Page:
5 Tips for Raising Readers

  
“My baby won’t sit still and read.”

“My baby just chews on books.”

“My baby is too young to understand.”

“I sound silly reading aloud to my baby.”

These are the top most common statements I hear from parents who don’t read daily with their children. Often, these parents know that reading is important for a child to develop literary skills and they do want their children to develop good reading habits. However, the reasons they give stop them from reading daily with their little ones. 

Whenever my friends tell me any of the above reasons, I urge them not to give up and simply keep trying. 

1.  Start young

I never quite understand why it’s too early to read to babies simply because they won’t understand. It’s not as if we stop talking to babies because they won’t understand us. The whole point of speaking and reading to them is so they get used to our voices, pick up vocabulary as they grow and learn communication skills. It’s NEVER too early to read to the little ones. If they won’t sit still to look at the pages, so be it. They haven’t got the attention span but they can still hear you speak the words. 

2. Make it a routine

To encourage reading, make it part of their daily lives. Many people encourage reading at bedtime. I recommend reading whenever your child is in the best mood for it. It could be in the morning, afternoon or before going to bed. In our home, I try to do it 3 times a day. We have two piles of books by the bed which we read in the morning and night time. It’s really nice to snuggle up close to read a few books before starting the day. In the day, we read by the bookshelf in the living room and we spend about 30 to 45 minutes just reading and looking through books. 

3. Let your child pick the book

I make sure my son has easy access to his books. He’s free to pull them off the shelves and flip the pages. Paperbacks are placed higher up and can only be read under adult supervision because he is not exactly the most gentle being on earth. He gets to pick whatever book and I’ll read them to him. It doesn’t matter if he decides on a different book after I’ve read a couple of pages. I let him take the lead.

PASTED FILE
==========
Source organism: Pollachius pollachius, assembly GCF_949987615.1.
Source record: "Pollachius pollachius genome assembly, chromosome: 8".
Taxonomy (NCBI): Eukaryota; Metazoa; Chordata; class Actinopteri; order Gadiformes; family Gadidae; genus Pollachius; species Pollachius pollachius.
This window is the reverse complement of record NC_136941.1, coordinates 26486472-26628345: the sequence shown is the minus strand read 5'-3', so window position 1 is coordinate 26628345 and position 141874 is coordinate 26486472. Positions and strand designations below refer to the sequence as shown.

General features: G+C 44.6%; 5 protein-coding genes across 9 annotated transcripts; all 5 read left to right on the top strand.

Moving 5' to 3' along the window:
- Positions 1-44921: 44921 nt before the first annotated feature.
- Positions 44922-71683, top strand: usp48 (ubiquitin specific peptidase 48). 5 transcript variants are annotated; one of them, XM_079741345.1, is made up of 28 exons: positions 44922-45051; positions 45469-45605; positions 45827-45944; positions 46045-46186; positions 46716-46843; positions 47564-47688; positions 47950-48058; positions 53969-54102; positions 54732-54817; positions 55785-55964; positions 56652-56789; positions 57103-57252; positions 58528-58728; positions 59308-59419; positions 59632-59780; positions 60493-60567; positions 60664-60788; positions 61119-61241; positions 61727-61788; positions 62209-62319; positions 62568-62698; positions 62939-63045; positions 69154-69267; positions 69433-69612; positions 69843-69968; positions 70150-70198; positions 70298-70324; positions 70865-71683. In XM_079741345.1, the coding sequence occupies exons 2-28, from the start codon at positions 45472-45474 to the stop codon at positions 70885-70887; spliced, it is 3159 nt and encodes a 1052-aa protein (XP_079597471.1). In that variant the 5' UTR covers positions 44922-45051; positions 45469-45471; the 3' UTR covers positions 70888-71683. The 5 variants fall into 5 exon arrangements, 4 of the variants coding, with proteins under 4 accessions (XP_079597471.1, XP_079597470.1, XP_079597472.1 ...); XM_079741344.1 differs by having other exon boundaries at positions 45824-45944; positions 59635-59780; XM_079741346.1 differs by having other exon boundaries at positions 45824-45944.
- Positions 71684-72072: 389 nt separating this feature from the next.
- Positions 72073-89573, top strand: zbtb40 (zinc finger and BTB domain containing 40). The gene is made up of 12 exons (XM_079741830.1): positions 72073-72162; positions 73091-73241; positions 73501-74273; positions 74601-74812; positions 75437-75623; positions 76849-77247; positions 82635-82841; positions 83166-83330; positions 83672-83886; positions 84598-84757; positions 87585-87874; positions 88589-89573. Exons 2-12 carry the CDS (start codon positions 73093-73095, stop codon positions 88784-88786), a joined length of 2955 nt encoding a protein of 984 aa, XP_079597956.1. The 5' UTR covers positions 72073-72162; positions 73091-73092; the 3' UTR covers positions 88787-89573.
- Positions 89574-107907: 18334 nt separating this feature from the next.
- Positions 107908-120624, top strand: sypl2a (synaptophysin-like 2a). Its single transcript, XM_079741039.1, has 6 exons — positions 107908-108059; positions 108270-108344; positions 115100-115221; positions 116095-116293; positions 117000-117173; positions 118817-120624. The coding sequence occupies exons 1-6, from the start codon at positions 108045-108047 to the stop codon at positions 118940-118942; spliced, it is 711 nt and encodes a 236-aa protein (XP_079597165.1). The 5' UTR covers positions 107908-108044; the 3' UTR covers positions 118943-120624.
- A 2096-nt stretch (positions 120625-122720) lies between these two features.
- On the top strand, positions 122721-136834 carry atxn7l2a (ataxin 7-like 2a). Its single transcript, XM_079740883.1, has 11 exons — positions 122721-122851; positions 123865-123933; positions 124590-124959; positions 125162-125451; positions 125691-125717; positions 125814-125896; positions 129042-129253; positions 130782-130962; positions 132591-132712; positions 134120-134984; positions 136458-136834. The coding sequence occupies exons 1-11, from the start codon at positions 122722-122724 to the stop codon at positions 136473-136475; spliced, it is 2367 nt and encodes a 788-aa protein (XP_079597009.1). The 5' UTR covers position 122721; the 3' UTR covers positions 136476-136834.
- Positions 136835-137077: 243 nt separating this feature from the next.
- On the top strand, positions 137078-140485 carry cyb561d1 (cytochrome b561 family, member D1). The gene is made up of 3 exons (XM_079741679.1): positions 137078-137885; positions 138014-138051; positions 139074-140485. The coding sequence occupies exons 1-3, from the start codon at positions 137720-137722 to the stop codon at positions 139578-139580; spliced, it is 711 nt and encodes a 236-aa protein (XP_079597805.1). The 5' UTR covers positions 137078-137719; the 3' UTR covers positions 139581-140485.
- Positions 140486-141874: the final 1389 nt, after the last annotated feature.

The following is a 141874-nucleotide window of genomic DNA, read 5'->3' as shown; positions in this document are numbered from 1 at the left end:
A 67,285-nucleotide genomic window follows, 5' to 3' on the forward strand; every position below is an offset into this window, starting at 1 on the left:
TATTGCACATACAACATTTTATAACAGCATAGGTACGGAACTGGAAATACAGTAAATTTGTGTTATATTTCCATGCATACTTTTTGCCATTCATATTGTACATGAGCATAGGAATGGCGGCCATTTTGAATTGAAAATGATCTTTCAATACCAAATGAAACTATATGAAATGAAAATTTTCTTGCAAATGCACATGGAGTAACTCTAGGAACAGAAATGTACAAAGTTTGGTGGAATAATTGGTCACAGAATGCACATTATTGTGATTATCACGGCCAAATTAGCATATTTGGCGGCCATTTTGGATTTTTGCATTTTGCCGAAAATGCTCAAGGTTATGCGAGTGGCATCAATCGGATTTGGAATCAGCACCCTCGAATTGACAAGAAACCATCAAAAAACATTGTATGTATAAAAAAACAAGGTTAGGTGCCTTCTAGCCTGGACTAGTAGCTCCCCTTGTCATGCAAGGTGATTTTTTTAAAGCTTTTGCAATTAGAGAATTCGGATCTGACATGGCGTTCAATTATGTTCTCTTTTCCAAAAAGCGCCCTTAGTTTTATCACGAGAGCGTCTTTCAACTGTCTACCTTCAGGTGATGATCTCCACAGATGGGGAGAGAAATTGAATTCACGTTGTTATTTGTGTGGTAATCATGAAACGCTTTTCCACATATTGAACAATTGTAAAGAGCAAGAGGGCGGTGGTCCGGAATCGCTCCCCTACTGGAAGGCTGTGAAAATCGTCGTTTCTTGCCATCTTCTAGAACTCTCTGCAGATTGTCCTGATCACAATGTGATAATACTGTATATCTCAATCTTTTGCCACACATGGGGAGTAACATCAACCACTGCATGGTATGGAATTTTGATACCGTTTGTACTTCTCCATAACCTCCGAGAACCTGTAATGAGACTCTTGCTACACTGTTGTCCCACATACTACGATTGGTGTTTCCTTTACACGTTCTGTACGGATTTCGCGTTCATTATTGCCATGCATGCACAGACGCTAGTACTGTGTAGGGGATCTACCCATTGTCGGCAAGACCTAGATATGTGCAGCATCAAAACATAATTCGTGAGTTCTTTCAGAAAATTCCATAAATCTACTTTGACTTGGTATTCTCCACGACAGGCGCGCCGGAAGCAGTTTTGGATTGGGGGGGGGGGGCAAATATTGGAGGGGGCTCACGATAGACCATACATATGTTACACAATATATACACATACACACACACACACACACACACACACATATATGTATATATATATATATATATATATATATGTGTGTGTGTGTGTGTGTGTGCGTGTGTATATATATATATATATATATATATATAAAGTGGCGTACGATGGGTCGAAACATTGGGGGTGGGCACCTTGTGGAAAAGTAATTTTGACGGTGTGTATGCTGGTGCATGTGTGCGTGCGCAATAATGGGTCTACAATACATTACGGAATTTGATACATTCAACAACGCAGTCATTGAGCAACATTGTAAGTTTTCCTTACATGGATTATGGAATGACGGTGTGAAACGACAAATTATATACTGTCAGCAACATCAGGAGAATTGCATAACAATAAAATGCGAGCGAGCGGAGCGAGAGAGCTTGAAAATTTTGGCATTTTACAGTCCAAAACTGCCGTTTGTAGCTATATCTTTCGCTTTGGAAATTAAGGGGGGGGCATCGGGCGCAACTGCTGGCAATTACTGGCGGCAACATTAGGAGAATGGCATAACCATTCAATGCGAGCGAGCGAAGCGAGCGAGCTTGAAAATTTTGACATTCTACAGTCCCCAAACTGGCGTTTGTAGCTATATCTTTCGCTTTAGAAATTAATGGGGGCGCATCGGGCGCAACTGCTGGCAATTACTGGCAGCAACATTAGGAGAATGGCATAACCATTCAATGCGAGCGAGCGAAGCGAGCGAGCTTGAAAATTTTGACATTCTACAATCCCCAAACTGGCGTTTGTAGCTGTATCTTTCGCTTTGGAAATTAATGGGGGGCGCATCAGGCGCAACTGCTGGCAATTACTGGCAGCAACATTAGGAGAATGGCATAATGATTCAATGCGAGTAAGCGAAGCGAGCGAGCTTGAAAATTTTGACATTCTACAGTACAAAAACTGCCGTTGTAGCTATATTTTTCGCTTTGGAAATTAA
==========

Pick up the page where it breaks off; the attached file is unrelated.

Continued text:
4. Make it fun

Go beyond the print on the pages! Make silly noises because kids love it when you make a fool out of yourself. Be animated, and ask questions. Even if you’re reading to a baby, ask questions and provide the answers. One fine day, he or she will respond positively and you’ll feel so rewarded. 

5. Keep reading

Don’t give up just because your child doesn’t seem interested. Who cares if you sound or look silly reading The Very Hungry Caterpillar out loud surrounded by your own four walls? If you do it often enough, you’ll soon know what your child likes and dislikes, and how to get his/her attention. 

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A Visit to Ah Ma by Xiao Kuang (小邝)

  

Bilingualism is definitely something we strive for in our family. I grew up speaking both English and Mandarin in Singapore. I do not believe that exposing a child to more than one language slows his speech development or causes any sort of confusion that messes their little brilliant minds up. In today’s shrinking world, knowing a second language will come in as an asset in the future. However, exposing Theo to Mandarin also means giving him an insight to Chinese culture and half his roots. 

One of our tasks in Singapore whilst we’re on holiday is to get excellent Chinese materials for Theo. I’m fortunate that Singapore is a heaven for looking for great books. At Kinokuniya Book Store, we found him A Visit to Ah Ma, a Chinese book with local context and Pin Yin.

An imaginative boy, who clearly loves his grandmother a lot, dreams of visiting her. He pretends to be a skilled doubler decker bus driver. His journey to his grandmother’s is full of adventures as traffic lights and zebra crossings come to live. 

The illustrations depicted in the book of those of scenes in Singapore – Marina Bay Sands, the Esplanade, Singapore Flyer, HDB flats and so on.

This is such a great book for Theo who will be turning one next month. Apart from exposing him to Mandarin, I’ll be able to point out landmarks in Singapore to him and talk about them.